COLUMN: Remembering Randy Coote


He was a man of elegance and style. He was an entertaining raconteur, a symphony-level musician with a sense of humor that shone through even in life’s darkest moments.

He was also my friend.

Randy Coote died last week, his body ravaged by cancer and the effects of years of stenosis, a narrowing of the spinal column that left him unable to write for more than two decades.

Before he was forced to retire, he was an excellent crime and court reporter and entertainment editor for the Chatham Daily News.

He became known locally as “Mr. Entertainment,” with images of him, his pencil-thin mustache and ever-present fedora or Panama hat, plastered on signs and billboards throughout the city.

If you were an entertainer of note who came through Chatham in the 1990s, he interviewed you.

From his humorous discussion with three-time Grammy winner Polka King Walter Ostanek about the possible melding of polka and punk music to his testy exchange with then-Mayor Bill Erickson about his plan to blast crows out of the sky with shotguns, Randy kept the 40,000 or so then-readers of the Daily News informed and entertained.

The stories about Randy are many, but I’ll share one with you that indicates the type of fun we had together.

At this particular time, Randy was one of five editors who worked the very early shift at the Chatham Daily News, starting their day at 6 a.m.

When sports editor Mike Bennett came in to check messages on the overnight sports line where local teams called in their scores, he came across one from Randy saying that he couldn’t come into work because he was in jail.

It turns out that Randy had been visited that morning by the police who had served him with what was known as a W/C, a Warrant of Committal for unpaid parking fines.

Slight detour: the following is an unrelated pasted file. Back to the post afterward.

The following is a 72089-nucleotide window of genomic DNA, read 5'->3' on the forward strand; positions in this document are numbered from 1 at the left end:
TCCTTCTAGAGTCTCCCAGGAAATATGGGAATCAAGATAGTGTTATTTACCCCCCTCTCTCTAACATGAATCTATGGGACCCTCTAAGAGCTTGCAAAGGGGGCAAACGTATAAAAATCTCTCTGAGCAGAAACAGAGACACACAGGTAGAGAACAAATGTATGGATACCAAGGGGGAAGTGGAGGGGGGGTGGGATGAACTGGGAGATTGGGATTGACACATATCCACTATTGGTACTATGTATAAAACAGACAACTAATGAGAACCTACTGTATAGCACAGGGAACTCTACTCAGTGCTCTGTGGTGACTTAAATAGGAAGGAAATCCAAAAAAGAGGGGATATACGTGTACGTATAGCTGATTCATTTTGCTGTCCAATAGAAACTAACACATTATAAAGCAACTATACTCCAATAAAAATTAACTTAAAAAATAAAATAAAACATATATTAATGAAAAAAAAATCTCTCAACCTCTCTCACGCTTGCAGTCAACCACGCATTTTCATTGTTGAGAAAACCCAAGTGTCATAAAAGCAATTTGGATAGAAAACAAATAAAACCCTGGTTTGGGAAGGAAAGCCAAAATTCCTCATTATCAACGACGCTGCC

Since he didn’t have the cash, off to jail he went.

His message asked if we could bring money for the fines.

We raided the newsroom coffee fund, threw in a few dollars, and sent Tory James, one of our photographers, to bail him out (after waiting an hour or so to give him a taste of prison life).

On the way back to the paper, Randy asked if anyone but the editors knew about his predicament. Tory lied (as instructed) and said of course no one did.

In the meantime, we had a steady stream of Daily News employees line up in the sports department to hear the message of a very worried-sounding Randy pleading for us to rescue him.

He ended up going through the classified, circulation, and advertising departments on his way to our newsroom, which was at the back of the second floor, as fellow workers along the way had a giggle at his expense.

He had been treated well in jail, having been given breakfast and a pack of cigarettes before he was sprung. They did take his belt and shoelaces (fearing the worst, of course) while having plenty of fun with their celebrity “guest.”

Randy spent his final days at the Chatham-Kent Hospice marveling at the level of care and compassion he received.

He felt special and said that if he was a millionaire lottery winner, he would give the hospice a good amount of that money because their business model “doesn’t get them a lot of repeat customers.”

Randy took his job and responsibility to the community very seriously but demonstrated to anyone who met him that he had fun doing it.

Rest well, Randy, and hold some bail money for us.


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